Drama Erupts at House Hearing on Reparations: The 'New Jim Crow'


A House hearing on the issue of reparations for slavery erupted Wednesday as Democrats and advocates for reparations demanded action for what they called America’s “original sin,” while Republicans pushed back.

“I don’t think we should rule out cutting checks. There are people who deserve checks,” writer Ta-Nehisi Coates said, according to CNN. Coates, who has advocated reparations since 2014,  said Americans do not understand their history.

“While it’s been well-studied, I don’t know that Americans quite understand it. At this very point, you can at least get a plurality of white Americans who would tell you that the Civil War was about states’ rights, with no conversation about states’ rights to do what,” he said.

“It’s impossible to imagine American without the inheritance of slavery,” Coates said, saying the early U.S. economy relied upon slavery, which supported “torture, rape and child trafficking.”

Democratic Rep. Sheila Jackson Lee of Texas has proposed a bill to study how the issue of reparations should be handled. The hearing of the Constitution, Civil Rights and Civil Liberties subcommittee of the House Judiciary Committee was held to discuss the bill and was timed to take place on what is celebrated as Juneteenth, the date in 1865 when the end of slavery was announced in Texas.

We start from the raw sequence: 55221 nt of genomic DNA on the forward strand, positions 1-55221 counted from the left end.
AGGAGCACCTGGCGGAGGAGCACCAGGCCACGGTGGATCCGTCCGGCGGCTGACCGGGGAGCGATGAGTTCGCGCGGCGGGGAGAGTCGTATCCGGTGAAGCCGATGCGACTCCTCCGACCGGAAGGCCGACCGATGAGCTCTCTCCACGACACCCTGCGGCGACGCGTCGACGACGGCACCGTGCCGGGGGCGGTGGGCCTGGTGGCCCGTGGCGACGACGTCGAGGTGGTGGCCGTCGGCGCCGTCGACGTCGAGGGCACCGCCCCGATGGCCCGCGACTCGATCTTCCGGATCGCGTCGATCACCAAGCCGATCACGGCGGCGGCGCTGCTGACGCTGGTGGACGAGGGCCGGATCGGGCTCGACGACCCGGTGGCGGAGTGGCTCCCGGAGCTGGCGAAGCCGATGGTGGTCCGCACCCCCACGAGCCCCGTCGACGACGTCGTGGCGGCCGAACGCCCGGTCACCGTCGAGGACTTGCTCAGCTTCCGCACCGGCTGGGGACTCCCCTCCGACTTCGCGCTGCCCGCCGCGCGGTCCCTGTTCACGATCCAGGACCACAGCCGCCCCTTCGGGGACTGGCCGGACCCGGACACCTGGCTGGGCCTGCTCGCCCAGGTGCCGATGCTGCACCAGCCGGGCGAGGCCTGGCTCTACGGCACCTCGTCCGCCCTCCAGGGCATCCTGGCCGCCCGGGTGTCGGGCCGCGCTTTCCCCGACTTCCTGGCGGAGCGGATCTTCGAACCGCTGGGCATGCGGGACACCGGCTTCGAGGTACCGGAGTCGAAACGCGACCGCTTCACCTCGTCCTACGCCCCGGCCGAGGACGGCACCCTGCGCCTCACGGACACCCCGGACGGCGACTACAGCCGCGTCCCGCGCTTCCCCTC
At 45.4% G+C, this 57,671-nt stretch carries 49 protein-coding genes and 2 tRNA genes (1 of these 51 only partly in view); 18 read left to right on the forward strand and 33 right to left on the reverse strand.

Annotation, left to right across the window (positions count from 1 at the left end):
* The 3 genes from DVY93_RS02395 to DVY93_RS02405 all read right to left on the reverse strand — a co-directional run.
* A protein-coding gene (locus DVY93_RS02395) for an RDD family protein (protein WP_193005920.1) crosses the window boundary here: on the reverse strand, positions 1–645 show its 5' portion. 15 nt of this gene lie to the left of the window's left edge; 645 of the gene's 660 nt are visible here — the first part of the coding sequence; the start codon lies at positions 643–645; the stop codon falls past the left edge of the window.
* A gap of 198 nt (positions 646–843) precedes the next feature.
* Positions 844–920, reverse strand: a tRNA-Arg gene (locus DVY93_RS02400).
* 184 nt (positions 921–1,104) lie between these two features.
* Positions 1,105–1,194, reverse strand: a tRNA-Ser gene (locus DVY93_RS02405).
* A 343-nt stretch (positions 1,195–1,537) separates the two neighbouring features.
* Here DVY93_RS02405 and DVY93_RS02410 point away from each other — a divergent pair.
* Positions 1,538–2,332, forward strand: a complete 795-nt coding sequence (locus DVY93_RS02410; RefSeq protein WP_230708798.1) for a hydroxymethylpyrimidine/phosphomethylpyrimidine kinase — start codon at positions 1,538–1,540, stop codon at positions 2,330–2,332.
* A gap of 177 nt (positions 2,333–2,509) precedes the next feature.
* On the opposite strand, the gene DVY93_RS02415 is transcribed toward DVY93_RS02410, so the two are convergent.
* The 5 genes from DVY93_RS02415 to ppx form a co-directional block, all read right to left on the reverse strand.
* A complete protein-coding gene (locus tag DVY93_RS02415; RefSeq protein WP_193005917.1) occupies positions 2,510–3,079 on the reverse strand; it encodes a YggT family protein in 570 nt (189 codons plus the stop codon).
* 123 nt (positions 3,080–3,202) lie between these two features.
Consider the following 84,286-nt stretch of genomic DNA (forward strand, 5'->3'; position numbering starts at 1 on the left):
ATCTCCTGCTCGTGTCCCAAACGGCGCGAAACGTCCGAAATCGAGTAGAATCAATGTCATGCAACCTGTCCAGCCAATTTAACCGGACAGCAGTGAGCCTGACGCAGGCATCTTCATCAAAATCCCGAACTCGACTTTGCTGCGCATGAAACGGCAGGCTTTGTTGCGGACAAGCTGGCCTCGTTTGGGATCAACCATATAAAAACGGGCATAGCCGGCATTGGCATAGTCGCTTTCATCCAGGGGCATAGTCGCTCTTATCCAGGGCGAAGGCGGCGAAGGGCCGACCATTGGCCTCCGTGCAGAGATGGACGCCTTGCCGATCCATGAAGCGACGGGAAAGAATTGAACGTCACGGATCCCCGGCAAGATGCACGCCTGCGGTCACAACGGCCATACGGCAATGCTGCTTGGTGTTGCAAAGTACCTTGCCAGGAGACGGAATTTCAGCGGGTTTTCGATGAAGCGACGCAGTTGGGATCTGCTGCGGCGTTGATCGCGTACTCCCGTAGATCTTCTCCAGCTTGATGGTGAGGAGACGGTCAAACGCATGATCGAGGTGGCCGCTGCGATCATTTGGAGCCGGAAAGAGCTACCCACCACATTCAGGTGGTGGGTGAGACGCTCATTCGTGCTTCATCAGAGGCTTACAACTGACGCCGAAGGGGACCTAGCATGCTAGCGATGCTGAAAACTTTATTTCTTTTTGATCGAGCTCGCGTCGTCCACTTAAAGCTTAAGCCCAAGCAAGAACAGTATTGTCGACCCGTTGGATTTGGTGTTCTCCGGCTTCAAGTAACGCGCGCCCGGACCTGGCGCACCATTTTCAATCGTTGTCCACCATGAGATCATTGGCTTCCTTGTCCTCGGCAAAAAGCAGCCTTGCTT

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“Slavery is the original sin. Slavery has never received an apology,” she said. “The role of the federal government in supporting the institution of slavery and subsequent discrimination directed against blacks is an injustice that must be formally acknowledged and addressed.”

“I just simply ask: Why not and why not now?” she said, according to Fox News.

Do you support cash reparations for the descendants of slaves?

Republican Mike Johnson of Louisiana, who was heckled during his remarks, said fairness and logic should dictate that reparations are wrong.

“Putting aside the injustice of monetary reparations from current taxpayers for the sins of a small subset of Americans from many generations ago, the fair distribution of reparations would be nearly impossible when one considers the complexity of the American struggle to abolish slavery,” he said.